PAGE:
Principle: A Biblical Form of Government (Part I)

I believe God is interested in how we govern. Since He is the Creator of all things, perhaps we ought to pay attention to what He has said about it.

We must start with a defintion. What do we mean by a “form” of government? A form is a manner or system, a stated method or practice, or an appropriate arrangement of parts. What then is a Biblical form? Substitute those words for “form” and we have:

  • A Biblical manner of system of government
  • A Biblical method or practice of government
  • A Biblical arrangement of the distinct parts of the government

Then we can look at the history of the Jewish people in the Old Testament for clues to how God wanted them to be governed. We get our best clues from the account of Moses leading the children of Israel through the desert.

Moses by Michelangelo

Moses by Michelangelo

When Moses tried to rule by himself, he almost wore himself out. His father-in-law, Jethro, advised him to find others to help. In the book of Deuteronomy, Moses later explained his procedure for finding these men, when he comments that he had previously told the people:

Choose wise and discerning and experienced men from your tribes, and I will appoint them as your heads.

He then appointed them to be over “thousands, and of hundreds, of fifties, and of tens, and officers” for the tribes.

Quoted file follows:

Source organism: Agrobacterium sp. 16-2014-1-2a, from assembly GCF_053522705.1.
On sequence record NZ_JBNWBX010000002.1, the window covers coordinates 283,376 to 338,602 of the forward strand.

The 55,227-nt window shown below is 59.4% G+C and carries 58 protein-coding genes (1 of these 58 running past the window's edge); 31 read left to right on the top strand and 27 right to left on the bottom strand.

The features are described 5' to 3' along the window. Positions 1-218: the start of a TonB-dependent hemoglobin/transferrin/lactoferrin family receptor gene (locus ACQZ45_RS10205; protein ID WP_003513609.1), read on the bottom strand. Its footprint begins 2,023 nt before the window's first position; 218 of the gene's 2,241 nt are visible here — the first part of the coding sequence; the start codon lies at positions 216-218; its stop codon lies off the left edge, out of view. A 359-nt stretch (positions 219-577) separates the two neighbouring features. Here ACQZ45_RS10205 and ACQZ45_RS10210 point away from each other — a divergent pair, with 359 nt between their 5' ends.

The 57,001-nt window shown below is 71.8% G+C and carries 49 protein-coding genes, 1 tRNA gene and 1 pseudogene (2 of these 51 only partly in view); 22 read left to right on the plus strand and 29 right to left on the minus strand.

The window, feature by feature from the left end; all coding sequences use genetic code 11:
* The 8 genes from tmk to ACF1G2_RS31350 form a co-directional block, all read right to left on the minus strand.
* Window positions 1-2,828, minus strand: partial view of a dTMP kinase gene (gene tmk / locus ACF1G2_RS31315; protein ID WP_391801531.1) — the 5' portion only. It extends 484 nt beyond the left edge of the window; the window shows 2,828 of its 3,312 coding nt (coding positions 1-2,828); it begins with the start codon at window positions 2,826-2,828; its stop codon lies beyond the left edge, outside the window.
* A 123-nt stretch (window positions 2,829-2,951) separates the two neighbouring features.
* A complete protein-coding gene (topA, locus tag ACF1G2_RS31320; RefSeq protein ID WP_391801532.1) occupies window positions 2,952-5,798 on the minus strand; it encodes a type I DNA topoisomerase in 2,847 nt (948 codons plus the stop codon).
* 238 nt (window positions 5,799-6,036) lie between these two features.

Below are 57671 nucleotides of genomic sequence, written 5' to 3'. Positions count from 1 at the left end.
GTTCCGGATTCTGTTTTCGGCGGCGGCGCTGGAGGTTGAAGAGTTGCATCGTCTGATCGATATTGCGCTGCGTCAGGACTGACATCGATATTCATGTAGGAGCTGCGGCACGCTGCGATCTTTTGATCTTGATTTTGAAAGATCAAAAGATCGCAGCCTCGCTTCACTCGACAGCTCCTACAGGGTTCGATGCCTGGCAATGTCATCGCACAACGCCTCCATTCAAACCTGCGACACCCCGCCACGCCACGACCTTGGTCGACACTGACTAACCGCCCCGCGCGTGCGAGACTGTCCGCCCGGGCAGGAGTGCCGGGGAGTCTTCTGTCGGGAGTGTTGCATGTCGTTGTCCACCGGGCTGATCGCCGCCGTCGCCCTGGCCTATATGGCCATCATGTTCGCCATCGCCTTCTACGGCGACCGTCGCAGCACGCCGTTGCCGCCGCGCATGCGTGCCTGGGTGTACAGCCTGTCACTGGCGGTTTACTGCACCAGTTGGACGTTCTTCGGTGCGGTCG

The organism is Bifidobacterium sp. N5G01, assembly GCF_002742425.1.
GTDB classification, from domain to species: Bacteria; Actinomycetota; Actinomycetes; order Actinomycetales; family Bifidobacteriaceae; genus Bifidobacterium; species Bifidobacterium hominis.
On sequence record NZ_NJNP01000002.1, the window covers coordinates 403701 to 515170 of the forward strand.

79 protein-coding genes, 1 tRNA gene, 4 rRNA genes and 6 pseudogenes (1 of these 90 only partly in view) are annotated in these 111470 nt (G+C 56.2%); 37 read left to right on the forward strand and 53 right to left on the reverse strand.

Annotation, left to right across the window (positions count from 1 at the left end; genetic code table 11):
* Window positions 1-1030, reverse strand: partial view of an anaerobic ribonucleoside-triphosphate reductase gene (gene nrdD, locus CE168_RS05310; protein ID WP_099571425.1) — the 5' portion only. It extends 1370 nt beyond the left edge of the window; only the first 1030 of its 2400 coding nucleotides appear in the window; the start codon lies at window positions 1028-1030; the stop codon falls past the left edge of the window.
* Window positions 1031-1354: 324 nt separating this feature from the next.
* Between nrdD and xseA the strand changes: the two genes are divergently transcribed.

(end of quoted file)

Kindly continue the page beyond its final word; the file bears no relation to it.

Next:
Finally, he instructed them to judge righteously within each tribe, but if any case was too hard for the tribal leaders, they could bring it to him.

What was actually set up here was something quite similar to a federal republic. There was representation: the people of the tribes chose their own local leaders. There were different levels of government: most of the governing was accomplished at the tribal level; only those cases too difficult for them were to be taken to the higher level, which at the time was Moses himself.

When they entered into the Promised Land, the people maintained this form of government for quite some time. God apparently sanctioned it. It was a form of government that allowed maximum self-government, and minimized power at the very top. That was reserved for special cases only. Therefore, I conclude that this system is not too different from the original intent of the American Constitution.

What happened to this form of government? Why did it change over time? What were the consequences of this change? More in the next post.